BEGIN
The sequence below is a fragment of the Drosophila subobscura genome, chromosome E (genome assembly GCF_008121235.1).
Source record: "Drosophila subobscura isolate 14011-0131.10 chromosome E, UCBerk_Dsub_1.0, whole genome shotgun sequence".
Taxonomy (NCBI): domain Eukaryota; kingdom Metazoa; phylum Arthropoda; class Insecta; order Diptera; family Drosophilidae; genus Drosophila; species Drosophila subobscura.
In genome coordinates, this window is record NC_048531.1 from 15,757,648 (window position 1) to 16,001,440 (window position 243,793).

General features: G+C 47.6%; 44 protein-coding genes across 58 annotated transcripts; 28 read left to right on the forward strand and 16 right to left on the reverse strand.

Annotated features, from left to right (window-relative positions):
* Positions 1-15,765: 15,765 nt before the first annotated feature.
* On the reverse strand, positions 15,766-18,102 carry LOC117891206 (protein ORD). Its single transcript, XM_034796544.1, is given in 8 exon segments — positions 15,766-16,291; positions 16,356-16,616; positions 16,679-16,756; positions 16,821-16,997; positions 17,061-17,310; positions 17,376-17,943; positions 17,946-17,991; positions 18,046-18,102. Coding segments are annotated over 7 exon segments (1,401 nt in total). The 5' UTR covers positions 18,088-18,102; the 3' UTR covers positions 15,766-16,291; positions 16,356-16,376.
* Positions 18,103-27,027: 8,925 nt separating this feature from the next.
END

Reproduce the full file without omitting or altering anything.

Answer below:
The sequence below is a fragment of the Drosophila subobscura genome, chromosome E (genome assembly GCF_008121235.1).
Source record: "Drosophila subobscura isolate 14011-0131.10 chromosome E, UCBerk_Dsub_1.0, whole genome shotgun sequence".
Taxonomy (NCBI): domain Eukaryota; kingdom Metazoa; phylum Arthropoda; class Insecta; order Diptera; family Drosophilidae; genus Drosophila; species Drosophila subobscura.
In genome coordinates, this window is record NC_048531.1 from 15,757,648 (window position 1) to 16,001,440 (window position 243,793).

General features: G+C 47.6%; 44 protein-coding genes across 58 annotated transcripts; 28 read left to right on the forward strand and 16 right to left on the reverse strand.

Annotated features, from left to right (window-relative positions):
* Positions 1-15,765: 15,765 nt before the first annotated feature.
* On the reverse strand, positions 15,766-18,102 carry LOC117891206 (protein ORD). Its single transcript, XM_034796544.1, is given in 8 exon segments — positions 15,766-16,291; positions 16,356-16,616; positions 16,679-16,756; positions 16,821-16,997; positions 17,061-17,310; positions 17,376-17,943; positions 17,946-17,991; positions 18,046-18,102. Coding segments are annotated over 7 exon segments (1,401 nt in total). The 5' UTR covers positions 18,088-18,102; the 3' UTR covers positions 15,766-16,291; positions 16,356-16,376.
* Positions 18,103-27,027: 8,925 nt separating this feature from the next.